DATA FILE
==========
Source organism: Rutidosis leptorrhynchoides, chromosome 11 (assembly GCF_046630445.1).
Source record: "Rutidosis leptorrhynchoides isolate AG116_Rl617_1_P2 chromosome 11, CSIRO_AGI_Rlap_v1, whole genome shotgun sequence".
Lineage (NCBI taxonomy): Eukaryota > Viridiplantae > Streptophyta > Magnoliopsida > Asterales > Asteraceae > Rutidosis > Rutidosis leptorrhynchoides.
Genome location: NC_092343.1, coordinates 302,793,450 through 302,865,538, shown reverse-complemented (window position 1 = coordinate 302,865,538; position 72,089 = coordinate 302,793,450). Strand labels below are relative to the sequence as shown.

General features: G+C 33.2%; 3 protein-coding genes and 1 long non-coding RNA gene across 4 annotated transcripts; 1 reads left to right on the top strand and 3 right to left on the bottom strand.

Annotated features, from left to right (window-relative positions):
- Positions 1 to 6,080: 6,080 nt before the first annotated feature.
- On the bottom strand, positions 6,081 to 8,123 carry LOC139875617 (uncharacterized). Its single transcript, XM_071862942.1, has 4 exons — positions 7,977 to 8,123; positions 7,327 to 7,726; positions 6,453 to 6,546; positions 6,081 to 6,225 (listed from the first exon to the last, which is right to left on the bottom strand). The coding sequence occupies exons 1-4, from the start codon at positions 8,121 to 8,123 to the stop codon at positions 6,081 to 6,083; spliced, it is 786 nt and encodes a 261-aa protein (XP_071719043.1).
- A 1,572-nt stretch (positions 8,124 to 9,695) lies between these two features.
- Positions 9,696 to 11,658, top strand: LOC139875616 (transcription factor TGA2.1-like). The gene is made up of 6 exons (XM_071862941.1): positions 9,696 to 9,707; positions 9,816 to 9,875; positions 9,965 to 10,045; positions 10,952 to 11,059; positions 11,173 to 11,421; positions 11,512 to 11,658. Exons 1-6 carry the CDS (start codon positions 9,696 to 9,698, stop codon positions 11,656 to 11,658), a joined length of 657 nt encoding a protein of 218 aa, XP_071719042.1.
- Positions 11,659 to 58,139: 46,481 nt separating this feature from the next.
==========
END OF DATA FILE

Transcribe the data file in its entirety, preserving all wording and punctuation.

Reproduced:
Source organism: Rutidosis leptorrhynchoides, chromosome 11 (assembly GCF_046630445.1).
Source record: "Rutidosis leptorrhynchoides isolate AG116_Rl617_1_P2 chromosome 11, CSIRO_AGI_Rlap_v1, whole genome shotgun sequence".
Lineage (NCBI taxonomy): Eukaryota > Viridiplantae > Streptophyta > Magnoliopsida > Asterales > Asteraceae > Rutidosis > Rutidosis leptorrhynchoides.
Genome location: NC_092343.1, coordinates 302,793,450 through 302,865,538, shown reverse-complemented (window position 1 = coordinate 302,865,538; position 72,089 = coordinate 302,793,450). Strand labels below are relative to the sequence as shown.

General features: G+C 33.2%; 3 protein-coding genes and 1 long non-coding RNA gene across 4 annotated transcripts; 1 reads left to right on the top strand and 3 right to left on the bottom strand.

Annotated features, from left to right (window-relative positions):
- Positions 1 to 6,080: 6,080 nt before the first annotated feature.
- On the bottom strand, positions 6,081 to 8,123 carry LOC139875617 (uncharacterized). Its single transcript, XM_071862942.1, has 4 exons — positions 7,977 to 8,123; positions 7,327 to 7,726; positions 6,453 to 6,546; positions 6,081 to 6,225 (listed from the first exon to the last, which is right to left on the bottom strand). The coding sequence occupies exons 1-4, from the start codon at positions 8,121 to 8,123 to the stop codon at positions 6,081 to 6,083; spliced, it is 786 nt and encodes a 261-aa protein (XP_071719043.1).
- A 1,572-nt stretch (positions 8,124 to 9,695) lies between these two features.
- Positions 9,696 to 11,658, top strand: LOC139875616 (transcription factor TGA2.1-like). The gene is made up of 6 exons (XM_071862941.1): positions 9,696 to 9,707; positions 9,816 to 9,875; positions 9,965 to 10,045; positions 10,952 to 11,059; positions 11,173 to 11,421; positions 11,512 to 11,658. Exons 1-6 carry the CDS (start codon positions 9,696 to 9,698, stop codon positions 11,656 to 11,658), a joined length of 657 nt encoding a protein of 218 aa, XP_071719042.1.
- Positions 11,659 to 58,139: 46,481 nt separating this feature from the next.